When prospies learn about Grinnell, they hear about its open curriculum, the opportunity to take diverse classes and even double major in seemingly unrelated topics. While not all Grinnell students take advantage of the diversity of courses offered, Rachel Knak ’17, a mathematics and religious studies double major, Tim McCall ’15, a chemistry and art history double major and Ruby Barnard-Mayers ’16, an anthropology and mathematics double major, welcome it with open arms.
All three are pursuing a field that they intended to major in before coming to Grinnell, along with one that they didn’t dream they would ever major in. The latter came about on a whim for some.
“I decided my senior year [of high school] when I took calc that I was really into math, [and I] wanted to pursue a career in mathematics,” Knak said. “During my first semester here, I wanted to take anthro but I didn’t get in, so I accidentally got placed in a religious studies class, and I loved it.”
Barnard-Mayers intended to be a math major as well, but her tutorial professor recommended areas that were out of her comfort zone.
“I thought [anthropology] was about archeology and studying old humans and their bones,” she said. “But I really enjoyed intro, and after taking it I realized how broad it really is and how applicable it was to so many different areas.”
McCall doesn’t like history, but found art history fascinating after he took his first class.
“I kind of found [history] to be sort of dry, but art history is like normal history with colors,” he said. “It’s very fascinating to learn of techniques, decoding and going through and sorting out what’s going on in the picture.”
Even though these students are majoring in subjects that seem unrelated, they find connections between them.
“[Math and anthropology] don’t really interact on the surface but thinking about it deeper, the way both subjects teach you to think can help the other, I think it’s helped me understand both areas better,” Barnard-Mayers said.
However, some may not find a connection between their two subjects. “[Religion studies] is more like a hobby, like something that I’ll read books on in the long term,” Knak said. “I’m interested in pretty much every religious studies class in the catalog and I [just] want to take as many as possible.”
Double majoring has its struggles, but doing it in two very different subjects has its specific difficulties.
“There’s not much overlap, and switching gears can be frustrating,” McCall said. “Sometimes I’ll be writing a paper and I’ll be like, ‘Oh, I have to finish my lab notebook.’ It’s such a big switch, and it can get challenging.”
However, this exact quality can be something positive for others. “It’s nice to have this diversity in my workload,” Barnard-Mayers said. “It’s beneficial to me because if I get tired of doing one problem set I can switch. It keeps me awake and motivated to do my work.”
Knak feels similarly. “If I get tired of reading philosophy and writing papers I can do math, and when I get tired of struggling with problems and working proofs I can do religious studies,” she said. “So when I’m tired with one, the other is such a different thought process that I can just swap.”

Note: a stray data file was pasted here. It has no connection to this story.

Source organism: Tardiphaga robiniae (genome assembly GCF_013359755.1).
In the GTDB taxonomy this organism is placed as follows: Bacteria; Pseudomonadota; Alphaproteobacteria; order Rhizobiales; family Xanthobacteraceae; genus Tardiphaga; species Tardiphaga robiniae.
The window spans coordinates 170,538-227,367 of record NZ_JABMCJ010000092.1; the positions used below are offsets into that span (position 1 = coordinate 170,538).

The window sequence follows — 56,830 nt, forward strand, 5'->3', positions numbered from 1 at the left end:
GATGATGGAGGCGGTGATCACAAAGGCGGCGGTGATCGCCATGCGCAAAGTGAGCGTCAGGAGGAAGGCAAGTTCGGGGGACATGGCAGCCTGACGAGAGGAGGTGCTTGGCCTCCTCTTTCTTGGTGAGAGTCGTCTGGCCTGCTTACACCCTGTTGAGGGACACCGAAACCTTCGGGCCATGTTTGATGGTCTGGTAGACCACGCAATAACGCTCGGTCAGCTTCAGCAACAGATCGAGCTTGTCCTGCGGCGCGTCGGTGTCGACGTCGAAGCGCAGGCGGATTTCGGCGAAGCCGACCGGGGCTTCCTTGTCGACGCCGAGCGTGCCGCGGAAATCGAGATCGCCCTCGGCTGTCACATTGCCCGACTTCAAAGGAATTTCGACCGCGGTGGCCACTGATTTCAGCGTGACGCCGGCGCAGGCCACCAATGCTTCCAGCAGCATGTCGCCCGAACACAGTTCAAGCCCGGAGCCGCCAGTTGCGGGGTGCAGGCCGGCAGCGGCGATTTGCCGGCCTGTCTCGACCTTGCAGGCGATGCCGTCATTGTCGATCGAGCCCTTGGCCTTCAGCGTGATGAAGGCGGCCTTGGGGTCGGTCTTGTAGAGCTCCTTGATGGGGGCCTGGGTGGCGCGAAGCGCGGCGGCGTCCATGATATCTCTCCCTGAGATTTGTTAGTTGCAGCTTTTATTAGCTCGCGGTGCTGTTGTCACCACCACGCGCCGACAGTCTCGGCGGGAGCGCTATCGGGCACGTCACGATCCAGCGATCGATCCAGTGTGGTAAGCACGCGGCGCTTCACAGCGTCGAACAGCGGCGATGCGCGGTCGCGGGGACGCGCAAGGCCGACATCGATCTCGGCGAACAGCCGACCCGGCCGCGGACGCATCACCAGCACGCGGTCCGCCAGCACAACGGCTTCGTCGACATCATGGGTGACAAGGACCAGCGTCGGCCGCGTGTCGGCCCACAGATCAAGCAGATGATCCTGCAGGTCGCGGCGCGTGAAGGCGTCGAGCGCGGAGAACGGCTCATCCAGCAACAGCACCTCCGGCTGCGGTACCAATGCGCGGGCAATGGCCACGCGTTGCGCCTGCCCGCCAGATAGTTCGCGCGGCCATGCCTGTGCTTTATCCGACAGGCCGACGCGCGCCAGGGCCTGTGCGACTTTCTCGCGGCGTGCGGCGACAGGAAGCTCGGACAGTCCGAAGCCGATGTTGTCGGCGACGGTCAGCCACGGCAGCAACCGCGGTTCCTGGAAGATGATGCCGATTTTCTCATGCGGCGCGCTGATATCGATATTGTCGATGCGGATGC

One might think that double majoring in two very different areas will eliminate the option of studying abroad, but that is not the case. McCall went to New Zealand and took classes in aesthetics, organic chemistry and pacific island studies.
Knak is even planning to study subjects that are unrelated to both majors. “I’m going to do Grinnell-in-London fall semester next year, and will probably take music and theater there, maybe politics,” she said. “I’ll probably do an internship, which hopefully will be math, though. But there will be no religious studies.”
As for future plans, both Barnard-Mayers and McCall plan to pursue careers that incorporate both of their majors. “I’m thinking of [doing something about] paper conservation, [in which] you study the deterioration of paper in a molecular level,” McCall said. “There is certainly some overlap between chemistry and art history with art conservation and restoration practices.”
Barnard-Mayers wants to go into public health and specifically epidemiology and disease research. “Having [anthropology as a major] is helpful in understanding how people of different cultures interact,” she said. “The math aspect allows me to quantify the data and be able to publish research that will hopefully influence health policies.”
However, Knak doesn’t plan to use her religious studies major as a career. “I’m hoping to go to grad school, hopefully get a Ph.D. in applied mathematics and going into industry,” she said. “I don’t think I’ll be able to pursue any career that will involve religious studies.”
Whatever they’re going to do with their majors, all three of them credit Grinnell’s liberal arts education for making their academic experience possible.
“I just like the diversity and the flexibility to change your mind and have the opportunities to do different things,” Barnard-Mayers said. “If I hadn’t gone to Grinnell, there would be very few other places that I would’ve been able to do this.”